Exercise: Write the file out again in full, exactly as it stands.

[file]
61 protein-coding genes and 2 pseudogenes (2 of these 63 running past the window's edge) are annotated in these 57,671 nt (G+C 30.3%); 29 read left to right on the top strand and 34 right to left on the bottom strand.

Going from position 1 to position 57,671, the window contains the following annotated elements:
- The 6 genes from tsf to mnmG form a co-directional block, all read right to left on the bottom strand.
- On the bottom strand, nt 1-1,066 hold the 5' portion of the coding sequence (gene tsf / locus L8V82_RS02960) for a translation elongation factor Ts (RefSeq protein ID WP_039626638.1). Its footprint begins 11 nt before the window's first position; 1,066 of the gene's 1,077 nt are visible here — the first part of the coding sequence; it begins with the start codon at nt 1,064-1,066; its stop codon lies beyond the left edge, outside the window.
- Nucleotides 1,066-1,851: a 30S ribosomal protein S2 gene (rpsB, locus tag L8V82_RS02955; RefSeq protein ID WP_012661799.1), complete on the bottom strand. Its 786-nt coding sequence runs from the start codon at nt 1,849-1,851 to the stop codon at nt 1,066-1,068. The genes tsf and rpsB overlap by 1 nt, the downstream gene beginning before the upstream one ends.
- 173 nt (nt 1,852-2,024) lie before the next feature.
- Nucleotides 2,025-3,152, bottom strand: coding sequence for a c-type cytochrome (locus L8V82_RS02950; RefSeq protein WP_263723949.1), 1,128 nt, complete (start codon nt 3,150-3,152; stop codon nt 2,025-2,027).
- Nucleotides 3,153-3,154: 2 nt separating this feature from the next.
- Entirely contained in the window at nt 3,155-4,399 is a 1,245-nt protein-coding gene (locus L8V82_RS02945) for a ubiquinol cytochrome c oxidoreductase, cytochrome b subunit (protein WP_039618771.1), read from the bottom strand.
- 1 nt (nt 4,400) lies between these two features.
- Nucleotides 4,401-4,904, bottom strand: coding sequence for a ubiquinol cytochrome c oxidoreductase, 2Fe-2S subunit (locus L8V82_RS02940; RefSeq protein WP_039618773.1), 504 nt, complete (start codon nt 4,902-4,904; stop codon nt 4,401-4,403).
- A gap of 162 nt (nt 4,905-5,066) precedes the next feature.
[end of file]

61 protein-coding genes and 2 pseudogenes (2 of these 63 running past the window's edge) are annotated in these 57,671 nt (G+C 30.3%); 29 read left to right on the top strand and 34 right to left on the bottom strand.

Going from position 1 to position 57,671, the window contains the following annotated elements:
- The 6 genes from tsf to mnmG form a co-directional block, all read right to left on the bottom strand.
- On the bottom strand, nt 1-1,066 hold the 5' portion of the coding sequence (gene tsf / locus L8V82_RS02960) for a translation elongation factor Ts (RefSeq protein ID WP_039626638.1). Its footprint begins 11 nt before the window's first position; 1,066 of the gene's 1,077 nt are visible here — the first part of the coding sequence; it begins with the start codon at nt 1,064-1,066; its stop codon lies beyond the left edge, outside the window.
- Nucleotides 1,066-1,851: a 30S ribosomal protein S2 gene (rpsB, locus tag L8V82_RS02955; RefSeq protein ID WP_012661799.1), complete on the bottom strand. Its 786-nt coding sequence runs from the start codon at nt 1,849-1,851 to the stop codon at nt 1,066-1,068. The genes tsf and rpsB overlap by 1 nt, the downstream gene beginning before the upstream one ends.
- 173 nt (nt 1,852-2,024) lie before the next feature.
- Nucleotides 2,025-3,152, bottom strand: coding sequence for a c-type cytochrome (locus L8V82_RS02950; RefSeq protein WP_263723949.1), 1,128 nt, complete (start codon nt 3,150-3,152; stop codon nt 2,025-2,027).
- Nucleotides 3,153-3,154: 2 nt separating this feature from the next.
- Entirely contained in the window at nt 3,155-4,399 is a 1,245-nt protein-coding gene (locus L8V82_RS02945) for a ubiquinol cytochrome c oxidoreductase, cytochrome b subunit (protein WP_039618771.1), read from the bottom strand.
- 1 nt (nt 4,400) lies between these two features.
- Nucleotides 4,401-4,904, bottom strand: coding sequence for a ubiquinol cytochrome c oxidoreductase, 2Fe-2S subunit (locus L8V82_RS02940; RefSeq protein WP_039618773.1), 504 nt, complete (start codon nt 4,902-4,904; stop codon nt 4,401-4,403).
- A gap of 162 nt (nt 4,905-5,066) precedes the next feature.